London: New Zealand confirmed Friday they will not play their scheduled World Cup match against Kenya in Nairobi next month because of security fears over their players.
A day-long meeting of New Zealand Cricket (NZC) in Wellington concluded the ICC had been wrong on Thursday to reject their request to transfer the February 21 match to South Africa.
“The information received by the ICC security delegation to Kenya made it clear that there is a tangible terrorist threat in Nairobi and the board has seen nothing which changes that,” NZC said in a statement.
Security concerns over Kenya have intensified after a suicide bombing killed 16 people in an attack on an Israeli-owned hotel in the city of Mombasa in November. Osama bin Laden’s Al Qaeda network claimed responsibility.
The tournament’s executive director Ali Bacher confirmed New Zealand would automatically forfeit all four points. Australia and West Indies lost their points at the 1996 Cup when they refused to play in Colombo after bomb blasts in the previous week.
“It’s unfortunate that the New Zealand cricket board meeting has taken the decision that they will not honour their obligation to play in Nairobi,” Bacher told a news conference in Johannesburg. “The show must go on and we will make sure this is a wonderful event for Africa.”
Kenya are now left with just one match in the meet which begins with an opening ceremony in Cape Town on February 8. Sri Lanka are scheduled to play Kenya in Nairobi on February 24.
The chairman of the Kenya Cricket Association, Jimmy Rayani, said he would appeal to New Zealand cricket authorities to ask them to change their decision.
“I still hope they will reconsider their decision if they actually made one, and come and play cricket,” Rayani said. “We have said all along that their concern about security is misconceived and based on wrong premises.”
Kenya’s vice-president said New Zealand would be handing victory to “terrorists” if they stuck to their refusal to play the match in Nairobi.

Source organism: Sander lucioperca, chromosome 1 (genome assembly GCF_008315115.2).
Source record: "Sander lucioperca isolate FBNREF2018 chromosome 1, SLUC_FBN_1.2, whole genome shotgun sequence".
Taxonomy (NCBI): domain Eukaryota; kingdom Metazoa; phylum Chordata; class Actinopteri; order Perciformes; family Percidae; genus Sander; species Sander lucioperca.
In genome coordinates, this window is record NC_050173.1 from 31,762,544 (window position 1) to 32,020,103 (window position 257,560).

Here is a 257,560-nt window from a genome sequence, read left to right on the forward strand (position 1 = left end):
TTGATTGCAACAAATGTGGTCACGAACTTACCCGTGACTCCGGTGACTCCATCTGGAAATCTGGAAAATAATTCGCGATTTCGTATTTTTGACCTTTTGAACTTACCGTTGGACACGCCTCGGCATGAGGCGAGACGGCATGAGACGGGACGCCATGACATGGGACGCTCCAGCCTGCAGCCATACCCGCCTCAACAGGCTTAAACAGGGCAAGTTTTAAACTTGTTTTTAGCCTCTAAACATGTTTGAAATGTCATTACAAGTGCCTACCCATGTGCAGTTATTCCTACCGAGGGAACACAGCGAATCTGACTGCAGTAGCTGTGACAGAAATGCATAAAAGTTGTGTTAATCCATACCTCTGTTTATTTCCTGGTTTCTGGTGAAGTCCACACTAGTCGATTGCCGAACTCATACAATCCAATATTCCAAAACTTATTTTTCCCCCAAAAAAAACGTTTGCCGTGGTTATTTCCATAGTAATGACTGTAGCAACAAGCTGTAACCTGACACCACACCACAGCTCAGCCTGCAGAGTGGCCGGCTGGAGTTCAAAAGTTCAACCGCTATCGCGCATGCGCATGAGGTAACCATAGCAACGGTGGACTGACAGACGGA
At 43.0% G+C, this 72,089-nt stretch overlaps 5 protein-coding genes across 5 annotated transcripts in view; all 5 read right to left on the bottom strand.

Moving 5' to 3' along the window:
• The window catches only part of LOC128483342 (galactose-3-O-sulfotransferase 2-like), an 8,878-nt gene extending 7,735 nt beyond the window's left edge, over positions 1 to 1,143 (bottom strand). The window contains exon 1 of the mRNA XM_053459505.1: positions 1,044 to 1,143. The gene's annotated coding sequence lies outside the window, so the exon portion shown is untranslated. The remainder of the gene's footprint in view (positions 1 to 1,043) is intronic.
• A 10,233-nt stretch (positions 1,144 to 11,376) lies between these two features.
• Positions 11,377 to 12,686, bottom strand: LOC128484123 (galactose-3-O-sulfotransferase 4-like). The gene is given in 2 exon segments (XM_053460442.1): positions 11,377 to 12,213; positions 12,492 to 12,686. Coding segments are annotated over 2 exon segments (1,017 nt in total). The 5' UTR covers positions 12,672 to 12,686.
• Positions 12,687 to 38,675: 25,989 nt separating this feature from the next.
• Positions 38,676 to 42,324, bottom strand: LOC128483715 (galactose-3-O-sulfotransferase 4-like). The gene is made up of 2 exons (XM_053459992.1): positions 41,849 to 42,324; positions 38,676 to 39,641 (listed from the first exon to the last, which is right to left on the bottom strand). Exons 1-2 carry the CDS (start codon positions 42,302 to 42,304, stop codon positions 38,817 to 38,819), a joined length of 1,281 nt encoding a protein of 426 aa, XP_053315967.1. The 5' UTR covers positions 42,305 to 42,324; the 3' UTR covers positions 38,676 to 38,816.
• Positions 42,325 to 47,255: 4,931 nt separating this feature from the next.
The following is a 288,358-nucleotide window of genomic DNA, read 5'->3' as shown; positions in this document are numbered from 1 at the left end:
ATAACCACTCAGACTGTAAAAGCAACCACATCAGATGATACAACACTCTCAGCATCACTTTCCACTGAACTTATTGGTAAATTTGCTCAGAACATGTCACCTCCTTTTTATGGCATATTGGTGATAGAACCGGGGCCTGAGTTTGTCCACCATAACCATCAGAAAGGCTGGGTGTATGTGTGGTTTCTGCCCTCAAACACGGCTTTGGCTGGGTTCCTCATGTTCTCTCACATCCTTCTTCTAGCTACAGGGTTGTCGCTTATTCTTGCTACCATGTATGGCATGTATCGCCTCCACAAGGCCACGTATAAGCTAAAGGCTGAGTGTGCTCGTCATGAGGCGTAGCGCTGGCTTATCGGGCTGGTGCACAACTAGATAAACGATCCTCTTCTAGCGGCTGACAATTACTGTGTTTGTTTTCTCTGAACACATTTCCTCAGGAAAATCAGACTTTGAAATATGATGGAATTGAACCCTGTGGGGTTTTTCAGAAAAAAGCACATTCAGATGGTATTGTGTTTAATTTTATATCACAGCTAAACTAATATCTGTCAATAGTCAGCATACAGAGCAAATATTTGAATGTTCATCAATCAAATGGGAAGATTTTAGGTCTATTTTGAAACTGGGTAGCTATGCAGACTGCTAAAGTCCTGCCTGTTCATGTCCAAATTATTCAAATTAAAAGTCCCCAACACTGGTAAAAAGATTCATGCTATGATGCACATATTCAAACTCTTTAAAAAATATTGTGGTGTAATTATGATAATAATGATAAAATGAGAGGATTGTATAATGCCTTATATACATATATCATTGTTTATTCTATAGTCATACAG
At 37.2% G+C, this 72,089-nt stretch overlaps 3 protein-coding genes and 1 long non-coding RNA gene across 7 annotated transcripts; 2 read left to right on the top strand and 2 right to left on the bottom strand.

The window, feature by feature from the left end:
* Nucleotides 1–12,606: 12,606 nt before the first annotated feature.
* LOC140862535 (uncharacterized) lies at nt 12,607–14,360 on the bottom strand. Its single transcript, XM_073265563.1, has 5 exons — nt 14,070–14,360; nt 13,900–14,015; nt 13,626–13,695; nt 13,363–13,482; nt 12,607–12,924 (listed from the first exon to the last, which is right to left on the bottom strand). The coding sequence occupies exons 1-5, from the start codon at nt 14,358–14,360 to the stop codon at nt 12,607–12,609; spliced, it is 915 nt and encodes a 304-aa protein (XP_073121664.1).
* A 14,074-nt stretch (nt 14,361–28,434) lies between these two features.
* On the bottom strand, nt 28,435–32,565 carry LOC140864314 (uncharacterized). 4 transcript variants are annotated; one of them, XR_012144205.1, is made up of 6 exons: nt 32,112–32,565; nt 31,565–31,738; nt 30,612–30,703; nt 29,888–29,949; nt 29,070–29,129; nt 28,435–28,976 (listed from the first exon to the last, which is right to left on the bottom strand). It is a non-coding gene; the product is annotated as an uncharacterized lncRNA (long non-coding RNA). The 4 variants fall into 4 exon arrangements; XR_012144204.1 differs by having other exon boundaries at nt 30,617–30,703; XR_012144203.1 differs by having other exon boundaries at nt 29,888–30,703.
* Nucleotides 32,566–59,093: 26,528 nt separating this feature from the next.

“The terrorists are celebrating, that’s a victory for them,” Kenyan vice-president Michael Wamalwa said. “I’m urging them to reconsider, because the act of not coming would be interpreted as a victory by the terrorist organisations,” he said.
Sharad Ghai, chairman of Kenya’s World Cup organising committee, said Kenya had put in place an equivalent level of security to that in South Africa, where New Zealand are willing to play.
“It’s very disappointing that they’re planning to take this kind of action, it’s not good for the game,” Ghai said. “I don’t blame them for being extra cautious, but I expect them to be fair.”
New Zealand’s foreign minister Phil Goff said he understood why NZC had chosen to default the match.
Though there is no specific information that said the World Cup or New Zealanders were being targeted, the intention of terrorists was to target westerners for maximum publicity, Goff said. “The current controversy may have heightened the threat by giving the event greater profile,” he said.
NZC said it would now resolve the matter through “legal processes” but gave no details. It has potential recourse to a six-man World Cup technical committee that has the power from Sunday to consider any appeal to move matches for security reasons.
If satisfied that a team has a reasonable case, the ICC technical committee can order that the four points for the match are shared.
Three judges from South Africa, Zimbabwe and Kenya will comprise a final appeal body if the technical committee turns down a request.
The members of the technical committee are Sunil Gavaskar, chairman of the ICC Cricket Committee (Playing), Bacher, Michael Holding, Malcolm Speed, Campbell Jamieson and Brian Basson.
Jeff Crowe hopeful
Meanwhile, New Zealand manager Jeff Crowe said the team remained hopeful of playing its match against Kenya at a South African venue. “All the documentation is in the hands of the ICC, so I don’t want to elaborate right now,” said Crowe.
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